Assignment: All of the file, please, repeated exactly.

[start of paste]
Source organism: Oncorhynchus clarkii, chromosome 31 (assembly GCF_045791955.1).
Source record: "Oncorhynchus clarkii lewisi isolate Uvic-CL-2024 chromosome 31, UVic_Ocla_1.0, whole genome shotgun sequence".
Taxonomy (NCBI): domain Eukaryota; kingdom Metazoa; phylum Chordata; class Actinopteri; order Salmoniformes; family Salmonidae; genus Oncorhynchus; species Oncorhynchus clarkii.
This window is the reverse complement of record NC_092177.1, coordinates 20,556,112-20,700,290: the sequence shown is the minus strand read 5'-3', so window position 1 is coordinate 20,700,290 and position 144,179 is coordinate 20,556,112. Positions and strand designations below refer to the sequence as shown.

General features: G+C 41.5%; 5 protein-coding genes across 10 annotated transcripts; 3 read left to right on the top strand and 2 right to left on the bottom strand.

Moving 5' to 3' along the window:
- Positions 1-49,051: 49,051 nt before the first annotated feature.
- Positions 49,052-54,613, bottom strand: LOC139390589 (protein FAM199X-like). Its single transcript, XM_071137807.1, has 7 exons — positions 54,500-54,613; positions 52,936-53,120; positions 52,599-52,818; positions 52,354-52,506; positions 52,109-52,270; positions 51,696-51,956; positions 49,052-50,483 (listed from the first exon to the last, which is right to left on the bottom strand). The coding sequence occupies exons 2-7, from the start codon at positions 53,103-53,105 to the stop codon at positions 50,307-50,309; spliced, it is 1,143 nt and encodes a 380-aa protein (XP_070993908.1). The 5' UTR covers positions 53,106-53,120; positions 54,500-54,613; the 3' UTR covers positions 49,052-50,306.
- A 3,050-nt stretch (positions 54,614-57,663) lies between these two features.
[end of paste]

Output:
Source organism: Oncorhynchus clarkii, chromosome 31 (assembly GCF_045791955.1).
Source record: "Oncorhynchus clarkii lewisi isolate Uvic-CL-2024 chromosome 31, UVic_Ocla_1.0, whole genome shotgun sequence".
Taxonomy (NCBI): domain Eukaryota; kingdom Metazoa; phylum Chordata; class Actinopteri; order Salmoniformes; family Salmonidae; genus Oncorhynchus; species Oncorhynchus clarkii.
This window is the reverse complement of record NC_092177.1, coordinates 20,556,112-20,700,290: the sequence shown is the minus strand read 5'-3', so window position 1 is coordinate 20,700,290 and position 144,179 is coordinate 20,556,112. Positions and strand designations below refer to the sequence as shown.

General features: G+C 41.5%; 5 protein-coding genes across 10 annotated transcripts; 3 read left to right on the top strand and 2 right to left on the bottom strand.

Moving 5' to 3' along the window:
- Positions 1-49,051: 49,051 nt before the first annotated feature.
- Positions 49,052-54,613, bottom strand: LOC139390589 (protein FAM199X-like). Its single transcript, XM_071137807.1, has 7 exons — positions 54,500-54,613; positions 52,936-53,120; positions 52,599-52,818; positions 52,354-52,506; positions 52,109-52,270; positions 51,696-51,956; positions 49,052-50,483 (listed from the first exon to the last, which is right to left on the bottom strand). The coding sequence occupies exons 2-7, from the start codon at positions 53,103-53,105 to the stop codon at positions 50,307-50,309; spliced, it is 1,143 nt and encodes a 380-aa protein (XP_070993908.1). The 5' UTR covers positions 53,106-53,120; positions 54,500-54,613; the 3' UTR covers positions 49,052-50,306.
- A 3,050-nt stretch (positions 54,614-57,663) lies between these two features.